New York released Márquez on 13 December 2012.[21] Márquez stint in New York was heavily criticized by many fans and journalist for his constant injuries, suspensions and lack of commitment to the fans and club.[4][9][22] Márquez later revealed in an interview with ESPN Deportes that going to play in the United States was “a bad decision” and called it the worst decision he ever made in his career. He said that he had misjudged the arc of his career, believing it was declining faster than it was, and that he regretted declining offers from various European clubs, including one from Italian side Juventus.[4][23]


Hours after being released by the New York Red Bulls it was announced that Márquez signed with Mexican club León, returning to his home country after thirteen years abroad.[24] It would not be until 5 October 2013 that Márquez scored his first goal for León in the match against Puebla, scoring a penalty kick in the 17th minute.[25]

On 15 December, León captured the Apertura 2013 title after defeating América 5–1 on aggregate.[26] Márquez, the club captain, played in both legs as he lifted his first league title in Mexico, more than 14 years after losing the final against Toluca when he played in Atlas.[27]


On 7 August 2014, Hellas Verona F.C. of Serie A signed Márquez on undisclosed terms.[28] He stated that he had taken a pay cut to join the club as he was desperate to return to Europe.[29] He made his debut in the league on 31 August, starting as Verona played out a goalless draw at home against Atalanta.[30]

International career[edit]

Since making his international debut on 5 February 1997 against Ecuador, Márquez has been a regular selection for the Mexico national team, although he was not chosen for the 1998 FIFA World Cup squad. Márquez has played various tournaments with the Mexican team, winning the 1999 FIFA Confederations Cup and the 2000 CONCACAF Gold Cup. Márquez started all four of Mexico's games during the 2002 FIFA World Cup in Korea/Japan, where he was given the captain's armband by then coach Javier Aguirre despite his young age of 23. He received a red card during Mexico's second round 2–0 loss to the United States for a deliberate mid-air head butt on Cobi Jones in the final minutes of the match.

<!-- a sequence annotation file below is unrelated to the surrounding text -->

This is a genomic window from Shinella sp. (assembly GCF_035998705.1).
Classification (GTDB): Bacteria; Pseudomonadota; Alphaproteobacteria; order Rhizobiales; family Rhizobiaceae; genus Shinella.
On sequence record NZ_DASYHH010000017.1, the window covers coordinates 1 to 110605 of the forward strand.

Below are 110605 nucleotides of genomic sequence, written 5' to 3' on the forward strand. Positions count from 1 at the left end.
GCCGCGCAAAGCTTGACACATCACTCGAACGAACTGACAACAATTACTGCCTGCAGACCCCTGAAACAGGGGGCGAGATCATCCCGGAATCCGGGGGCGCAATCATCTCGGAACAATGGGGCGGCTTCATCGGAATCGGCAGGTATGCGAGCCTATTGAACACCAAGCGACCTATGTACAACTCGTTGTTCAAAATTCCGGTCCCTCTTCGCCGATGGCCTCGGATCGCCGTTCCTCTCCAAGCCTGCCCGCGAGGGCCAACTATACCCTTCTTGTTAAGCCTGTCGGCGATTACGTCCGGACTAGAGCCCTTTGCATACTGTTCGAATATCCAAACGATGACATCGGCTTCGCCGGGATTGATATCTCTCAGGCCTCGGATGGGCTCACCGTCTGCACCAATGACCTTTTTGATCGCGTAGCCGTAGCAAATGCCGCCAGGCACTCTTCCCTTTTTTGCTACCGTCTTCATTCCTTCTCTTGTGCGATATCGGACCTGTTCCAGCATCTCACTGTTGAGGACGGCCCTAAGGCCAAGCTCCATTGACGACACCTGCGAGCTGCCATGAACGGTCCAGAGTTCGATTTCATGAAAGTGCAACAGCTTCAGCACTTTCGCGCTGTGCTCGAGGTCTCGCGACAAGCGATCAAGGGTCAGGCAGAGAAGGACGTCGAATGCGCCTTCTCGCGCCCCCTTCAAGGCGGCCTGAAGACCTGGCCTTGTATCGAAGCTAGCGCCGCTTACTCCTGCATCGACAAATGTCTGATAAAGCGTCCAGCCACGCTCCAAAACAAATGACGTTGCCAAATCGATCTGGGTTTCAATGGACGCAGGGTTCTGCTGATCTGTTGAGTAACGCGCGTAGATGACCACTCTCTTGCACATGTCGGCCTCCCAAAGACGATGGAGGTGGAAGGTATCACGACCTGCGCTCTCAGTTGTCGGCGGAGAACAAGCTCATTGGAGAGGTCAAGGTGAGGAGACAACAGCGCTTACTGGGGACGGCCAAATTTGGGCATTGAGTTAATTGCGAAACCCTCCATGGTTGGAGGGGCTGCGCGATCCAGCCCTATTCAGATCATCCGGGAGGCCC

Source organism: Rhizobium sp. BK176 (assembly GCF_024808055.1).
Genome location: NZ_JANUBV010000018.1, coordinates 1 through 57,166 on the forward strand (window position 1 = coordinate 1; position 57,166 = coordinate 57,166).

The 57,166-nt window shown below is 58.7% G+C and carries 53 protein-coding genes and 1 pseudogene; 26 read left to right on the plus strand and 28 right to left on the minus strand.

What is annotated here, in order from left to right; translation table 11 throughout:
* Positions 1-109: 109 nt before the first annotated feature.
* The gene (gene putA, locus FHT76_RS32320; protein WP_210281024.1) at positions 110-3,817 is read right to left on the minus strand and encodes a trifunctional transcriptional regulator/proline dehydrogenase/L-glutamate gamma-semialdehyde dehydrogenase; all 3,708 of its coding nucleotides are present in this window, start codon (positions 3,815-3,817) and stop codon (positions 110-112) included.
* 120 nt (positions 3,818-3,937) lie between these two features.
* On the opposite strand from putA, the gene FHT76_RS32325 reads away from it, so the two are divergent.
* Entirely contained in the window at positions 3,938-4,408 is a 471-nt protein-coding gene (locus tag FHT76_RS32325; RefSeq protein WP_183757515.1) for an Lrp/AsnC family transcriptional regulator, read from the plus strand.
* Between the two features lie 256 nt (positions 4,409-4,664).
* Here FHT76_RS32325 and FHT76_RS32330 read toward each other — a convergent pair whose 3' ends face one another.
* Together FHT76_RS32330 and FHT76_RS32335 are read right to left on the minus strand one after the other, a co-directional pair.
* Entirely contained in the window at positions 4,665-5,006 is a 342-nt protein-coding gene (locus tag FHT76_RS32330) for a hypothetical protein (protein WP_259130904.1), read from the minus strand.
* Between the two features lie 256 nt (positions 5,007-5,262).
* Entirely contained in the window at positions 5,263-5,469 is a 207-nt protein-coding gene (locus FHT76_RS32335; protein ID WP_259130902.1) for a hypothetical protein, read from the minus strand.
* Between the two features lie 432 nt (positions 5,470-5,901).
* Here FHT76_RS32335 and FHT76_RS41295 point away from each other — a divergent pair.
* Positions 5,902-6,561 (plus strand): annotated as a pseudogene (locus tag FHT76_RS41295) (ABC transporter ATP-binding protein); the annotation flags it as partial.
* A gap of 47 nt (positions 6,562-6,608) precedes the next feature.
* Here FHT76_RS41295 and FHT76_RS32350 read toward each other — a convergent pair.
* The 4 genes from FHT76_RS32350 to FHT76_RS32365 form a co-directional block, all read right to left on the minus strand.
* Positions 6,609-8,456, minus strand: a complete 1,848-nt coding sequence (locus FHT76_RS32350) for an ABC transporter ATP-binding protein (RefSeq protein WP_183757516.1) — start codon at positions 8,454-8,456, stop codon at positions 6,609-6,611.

Márquez was selected by Ricardo La Volpe for the 2006 World Cup in Germany. Márquez played in all of three of Mexico's opening round matches, and scored the lone Mexican goal in a 2–1 loss to Argentina in the second round off a Pável Pardo free kick which was headed to the far post by Mario Méndez, allowing an unmarked Márquez to strike the ball into the back of the net. The winner was scored by Maxi Rodríguez in extra time after Hernán Crespo had equalised for Argentina.[31]

New Mexico coach Hugo Sánchez called-up Márquez to participate in the 2007 CONCACAF Gold Cup and the 2007 Copa América. Márquez joined up with the team Mexico for the Gold Cup's championship game against the United States after the conclusion of 2006–07 La Liga; he started the match, which Mexico lost 2–1.[32]

Márquez captained Mexico at the 2010 FIFA World Cup, scoring Mexico's goal in the tournament's opening match against South Africa which ended in a 1–1 draw.[33] In Mexico's 2–0 win against France, Márquez assisted Javier Hernández in Mexico's first goal.[34]

On 29 March 2011, Márquez became the eighth player in history to reach 100 caps for Mexico in a friendly match against Venezuela where Mexico drew 1–1.[35]

Márquez defending Marcelo at the 2014 FIFA World Cup